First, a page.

Conversations with Plants: The Path Back to Nature

Author(s) : Nikki Darrell

Conversations with Plants: The Path Back to Nature
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In some parts of the world, plant medicine is still taught at the kitchen table, by the cooking fire, or in the fields, passed down from parent to child and woven through the fabric of the culture. In many places it has been severely eroded, but it has not been lost. This book helps us reclaim and restore a hugely important part of our heritage: our plant medicine path.

Conversations with Plants reminds us of the intimate bond that has always existed between people and plants and encourages us to bring them back into our daily lives. It includes instructions on how to develop these connections by using essential oils, gardening and growing herbs, medicine making and gathering wild food.

It is an invitation to step into your own relationship with plants – their stories and meanings – feel into their medicine and understand how to work with them by bringing your own medicine into the conversation. It is for practitioners, students, and anyone wishing to deepen their knowledge of the green world.

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Julian Rutherford on 07/09/2020 14:38:01

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Conversations With Plants – The Path Back To Nature by Nikki Darrell

I have read and reviewed many books and have often seen the expression ‘Tour De Force’ and until now, none of the books concerned have totally lived up to what is implied by this description. If you are looking for a truly wholistic book on plant based medicine and all the associated aspects of both the study and use of botanicals, then this is it.

Nikki Darrell covers both the scientific aspects of herbal medicine, phytotherapy or naturopathy – and I use all three terms with an acknowledgement of their common ground and differences – and what could be termed the intuitive, experiential, emotional and motivational aspects of growing, understanding, appreciating and using plant based materials.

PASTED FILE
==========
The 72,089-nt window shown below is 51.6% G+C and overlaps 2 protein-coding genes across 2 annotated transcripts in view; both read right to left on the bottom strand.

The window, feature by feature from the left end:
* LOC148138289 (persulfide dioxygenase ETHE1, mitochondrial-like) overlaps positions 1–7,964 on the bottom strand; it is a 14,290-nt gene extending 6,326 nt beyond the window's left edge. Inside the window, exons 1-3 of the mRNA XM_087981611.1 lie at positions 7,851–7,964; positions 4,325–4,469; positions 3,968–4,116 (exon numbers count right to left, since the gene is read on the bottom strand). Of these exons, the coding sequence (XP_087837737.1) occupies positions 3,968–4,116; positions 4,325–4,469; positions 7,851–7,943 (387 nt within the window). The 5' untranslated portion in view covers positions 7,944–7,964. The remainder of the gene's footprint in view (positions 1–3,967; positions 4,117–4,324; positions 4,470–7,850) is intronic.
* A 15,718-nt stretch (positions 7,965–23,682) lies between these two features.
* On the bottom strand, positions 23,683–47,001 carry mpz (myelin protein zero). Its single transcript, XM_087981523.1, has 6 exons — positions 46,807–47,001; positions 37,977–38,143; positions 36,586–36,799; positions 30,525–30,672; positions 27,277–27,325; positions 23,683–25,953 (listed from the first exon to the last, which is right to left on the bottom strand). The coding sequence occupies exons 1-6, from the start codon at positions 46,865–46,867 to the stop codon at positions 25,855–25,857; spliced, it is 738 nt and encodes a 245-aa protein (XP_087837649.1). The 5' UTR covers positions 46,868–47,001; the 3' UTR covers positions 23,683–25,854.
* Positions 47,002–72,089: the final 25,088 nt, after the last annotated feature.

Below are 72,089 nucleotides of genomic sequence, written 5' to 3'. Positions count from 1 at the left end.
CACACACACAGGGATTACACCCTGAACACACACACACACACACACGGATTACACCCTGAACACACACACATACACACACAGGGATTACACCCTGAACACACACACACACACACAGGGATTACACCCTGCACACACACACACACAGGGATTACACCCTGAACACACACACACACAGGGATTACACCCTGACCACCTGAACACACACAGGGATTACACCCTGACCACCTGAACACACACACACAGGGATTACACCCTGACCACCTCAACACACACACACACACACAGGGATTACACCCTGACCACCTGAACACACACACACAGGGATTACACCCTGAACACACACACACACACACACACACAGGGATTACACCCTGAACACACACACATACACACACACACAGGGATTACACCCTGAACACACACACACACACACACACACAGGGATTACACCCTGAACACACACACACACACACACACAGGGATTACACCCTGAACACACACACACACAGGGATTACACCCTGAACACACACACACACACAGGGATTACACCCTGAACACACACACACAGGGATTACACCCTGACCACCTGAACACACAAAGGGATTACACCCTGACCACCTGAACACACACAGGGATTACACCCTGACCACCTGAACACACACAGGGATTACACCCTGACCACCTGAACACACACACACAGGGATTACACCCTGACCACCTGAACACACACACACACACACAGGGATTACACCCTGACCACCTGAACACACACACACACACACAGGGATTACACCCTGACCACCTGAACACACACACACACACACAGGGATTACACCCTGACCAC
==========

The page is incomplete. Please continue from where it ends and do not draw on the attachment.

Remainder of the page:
After this glowing introduction, which is heartfelt – a concept that is also explored in the book – I will get the two criticisms I have out of the way.

First, the excellent introduction to plant taxonomy, structure and anatomy would be greatly helped by some illustrations or diagrams that would help the reader to more readily visualise what the author was writing about and recognise those features when seen for real.

Second, although Nikki Darrell does reference both Latin and common names in the index, the very useful lists of plants associated with the various aspects of treatment in the body of the text would be greatly helped by a quick cross reference table, possibly as an appendix for those non-botanist types, such as myself.

Now, to the book itself. There is a significant amount of science, which is good, as it acts as an anchor for those who are fixed on the more mechanistic approach to herbalism. Darrell then, vary thoughtfully and convincingly introduces the concept that the user has an effect on both plants and the uses to which they are put. This is not at just a superficial level of ‘positive thoughts having positive effects’ but also offering an explanation as to why. It is plain from any reading of this book that Darrell possesses not only a vast amount of knowledge and experience, which is expressed in a readily understandable and accessible way, but also the wisdom and understanding of the human condition and its historic impact on nature and the need to reverse some of humanities worse excesses.

Darrell offers a model of the human condition which is both consistent and convincing, with more than a passing nod to Maslow’s Hierarchy of Needs, whereby the individual has to develop through knowledge, experience and understanding if they are to achieve their (herbalist) potential.

So, this is the theory, now the practical aspects of the book. There are recipes for all aspects of producing ‘materia medica’ and sufficient lists of appropriate plants that can be incorporated to treat everything from stimulating the nervous system to diuretics, skin antiallergins to connective tissue repair.

No book of this nature would be complete without making reference to the various ‘energies’ associated with both parts of the human body and the processes that it undergoes, including the emotions, and Conversations With Plants is no exception. Again in a gentle and thoughtful manner Darrell does this in such a way as to lead the reader along a wholistic path – dare I say mind, body and spirit? - that, if followed with an open mind and heart, the reader will find as wondrous and fulfilling as any that they have ever undertaken.

In conclusion, this is not a ‘coffee table’ book that can be picked up, admired and put down but one that if read, understood and followed will lead the reader into a greater state of awarenesses of what it is to be human and how much ‘modern society’ has taken from us. This book truly is ‘A Path Back to Nature’.

Julian Rutherford